Did I ever tell you I have seven kids? Yup that’s right…7. In fact not only do I have seven kids, I AM the seventh of seven. I know that’s only supposed to count if your a guy, but I say it counts even with my ovaries. Supposedly seventh of seven children have “special secret powers”, like heightened sense of intuition. Maybe I should have foreseen what life with 7 of my own would be like?and before you ask, no I did not give birth to them all. I am adopted and so is my husband, so for us, birth does not preclude parenthood. Our story is that we were both playing music in church (where we met), and his first wife had lung cancer. She died the day after her 40th birthday when their 4 kids were 3,5,9 and 13. They were separated when she died, which is why all the resentement existed up until our ghostly encounters a few weeks ago. At the time, I was newly divorced and trying to raise three little kids (same ages as the first three on his list) and had bought my own house by gardening and cleaning dog shit in old people’s yards. Those were the days.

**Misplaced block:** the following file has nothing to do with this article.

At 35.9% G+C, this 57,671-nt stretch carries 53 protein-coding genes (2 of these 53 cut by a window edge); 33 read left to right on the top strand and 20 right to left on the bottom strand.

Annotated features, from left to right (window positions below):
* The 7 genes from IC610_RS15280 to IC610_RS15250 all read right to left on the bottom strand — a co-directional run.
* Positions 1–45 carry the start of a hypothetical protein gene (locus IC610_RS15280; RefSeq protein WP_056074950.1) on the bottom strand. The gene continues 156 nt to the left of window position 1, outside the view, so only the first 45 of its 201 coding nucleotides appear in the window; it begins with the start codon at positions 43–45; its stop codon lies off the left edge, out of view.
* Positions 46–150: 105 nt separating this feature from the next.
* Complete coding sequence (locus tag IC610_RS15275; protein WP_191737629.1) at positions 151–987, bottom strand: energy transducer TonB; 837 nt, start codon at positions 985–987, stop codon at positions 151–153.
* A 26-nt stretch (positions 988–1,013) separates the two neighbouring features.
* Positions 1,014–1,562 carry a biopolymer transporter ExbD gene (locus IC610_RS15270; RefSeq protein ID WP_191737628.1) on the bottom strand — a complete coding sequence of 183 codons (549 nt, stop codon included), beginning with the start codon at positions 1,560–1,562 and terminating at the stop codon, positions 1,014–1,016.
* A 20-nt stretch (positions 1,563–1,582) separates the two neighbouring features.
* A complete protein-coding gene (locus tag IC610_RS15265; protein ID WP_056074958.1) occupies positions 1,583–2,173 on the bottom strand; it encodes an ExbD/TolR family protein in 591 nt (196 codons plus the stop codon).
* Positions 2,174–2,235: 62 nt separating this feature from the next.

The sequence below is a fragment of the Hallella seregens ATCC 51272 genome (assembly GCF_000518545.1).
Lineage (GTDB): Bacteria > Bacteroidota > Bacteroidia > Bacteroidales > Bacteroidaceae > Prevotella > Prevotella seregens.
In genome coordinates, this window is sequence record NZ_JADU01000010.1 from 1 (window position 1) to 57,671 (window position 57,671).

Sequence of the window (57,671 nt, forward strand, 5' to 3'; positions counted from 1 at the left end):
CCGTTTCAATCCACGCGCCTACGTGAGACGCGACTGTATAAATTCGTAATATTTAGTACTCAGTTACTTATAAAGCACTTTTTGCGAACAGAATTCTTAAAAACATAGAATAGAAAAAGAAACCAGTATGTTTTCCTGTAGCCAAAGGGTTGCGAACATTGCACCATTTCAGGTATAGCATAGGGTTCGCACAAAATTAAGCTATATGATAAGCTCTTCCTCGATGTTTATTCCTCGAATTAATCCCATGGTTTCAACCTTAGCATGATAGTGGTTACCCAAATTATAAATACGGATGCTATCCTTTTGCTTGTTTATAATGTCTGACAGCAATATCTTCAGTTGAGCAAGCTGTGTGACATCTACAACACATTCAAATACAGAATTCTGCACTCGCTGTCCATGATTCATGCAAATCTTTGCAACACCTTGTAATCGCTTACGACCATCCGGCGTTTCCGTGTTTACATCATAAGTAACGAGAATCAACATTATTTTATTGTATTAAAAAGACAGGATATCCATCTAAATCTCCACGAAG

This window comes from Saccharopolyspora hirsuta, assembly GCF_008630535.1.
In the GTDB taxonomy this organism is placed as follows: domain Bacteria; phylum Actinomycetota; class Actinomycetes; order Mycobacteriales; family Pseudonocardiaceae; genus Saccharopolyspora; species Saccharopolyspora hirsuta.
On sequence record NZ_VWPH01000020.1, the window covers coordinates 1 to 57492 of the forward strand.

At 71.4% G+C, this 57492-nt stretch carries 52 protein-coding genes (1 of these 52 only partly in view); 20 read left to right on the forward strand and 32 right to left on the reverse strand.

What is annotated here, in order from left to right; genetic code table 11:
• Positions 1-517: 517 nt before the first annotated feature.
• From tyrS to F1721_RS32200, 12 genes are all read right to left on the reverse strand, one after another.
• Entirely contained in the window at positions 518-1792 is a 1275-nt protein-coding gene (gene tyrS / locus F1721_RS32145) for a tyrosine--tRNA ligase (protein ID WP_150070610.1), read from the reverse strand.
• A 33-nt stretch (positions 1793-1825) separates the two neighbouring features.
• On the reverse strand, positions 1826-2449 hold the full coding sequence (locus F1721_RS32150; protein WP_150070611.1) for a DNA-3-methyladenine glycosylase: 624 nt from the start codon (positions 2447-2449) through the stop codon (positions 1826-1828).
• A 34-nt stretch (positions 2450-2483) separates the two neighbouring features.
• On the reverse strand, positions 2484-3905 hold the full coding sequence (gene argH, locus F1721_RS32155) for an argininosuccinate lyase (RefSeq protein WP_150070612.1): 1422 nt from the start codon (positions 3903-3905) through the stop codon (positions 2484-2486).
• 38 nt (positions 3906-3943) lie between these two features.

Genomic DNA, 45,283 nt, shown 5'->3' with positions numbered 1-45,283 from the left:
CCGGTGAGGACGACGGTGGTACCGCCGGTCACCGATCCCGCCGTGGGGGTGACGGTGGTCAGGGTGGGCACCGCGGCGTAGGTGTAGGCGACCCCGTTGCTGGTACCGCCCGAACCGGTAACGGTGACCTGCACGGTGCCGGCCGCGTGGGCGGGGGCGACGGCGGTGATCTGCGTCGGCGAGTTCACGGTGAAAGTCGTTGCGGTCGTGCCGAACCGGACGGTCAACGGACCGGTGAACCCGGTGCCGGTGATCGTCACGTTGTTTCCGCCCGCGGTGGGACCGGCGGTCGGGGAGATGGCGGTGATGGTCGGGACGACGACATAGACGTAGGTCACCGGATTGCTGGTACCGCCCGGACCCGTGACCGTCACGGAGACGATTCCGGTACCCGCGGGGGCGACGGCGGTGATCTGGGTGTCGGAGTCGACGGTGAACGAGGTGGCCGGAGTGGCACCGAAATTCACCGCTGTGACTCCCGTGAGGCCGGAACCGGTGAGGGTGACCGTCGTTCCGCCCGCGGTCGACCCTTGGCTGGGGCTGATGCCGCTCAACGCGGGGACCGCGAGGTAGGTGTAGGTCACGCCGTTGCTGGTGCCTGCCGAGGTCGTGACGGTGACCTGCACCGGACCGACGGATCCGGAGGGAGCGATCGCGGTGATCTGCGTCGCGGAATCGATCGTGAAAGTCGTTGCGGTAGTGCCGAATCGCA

About two months after his first wife had died, I was finally invited over to their house. I walked in on quite a scene. John crying over a basket of socks, two hairy little boys playing Super Mario and the girls hiding in their room. Their mother didn’t like me very much and had warned them about keeping me away from the kids (she was friends with my ex…he had misinformed her as to my personal history…ahem), so the girls were very confused. We went sledding with all the kids that day. My son Jordan (now 18) recalls fondly when Bryan (also now 18 :)) pushed him unceremoniously down “monster hill” and he flew almost into the parking area, grinning a 6-year-old toothless smile. Nick and Sara were throwing themselves headfirst down the hill within minutes. Meagan and Andrea hopped on the same sled without needing an introduction. It was all working out JUST FINE…except for Amanda, our eldest who at 14 was angry and terrified , her mother had not only died, but as happens for eldest kids, especially when mom is sick, she had been given the brunt of the responsibility of caring for her siblings and was almost primordially protective. She stood glaring at me from atop the snowy mountain, a darkness in her eyes that shouldnt exist in kid’s eyes…but there it was. I stood beside her and said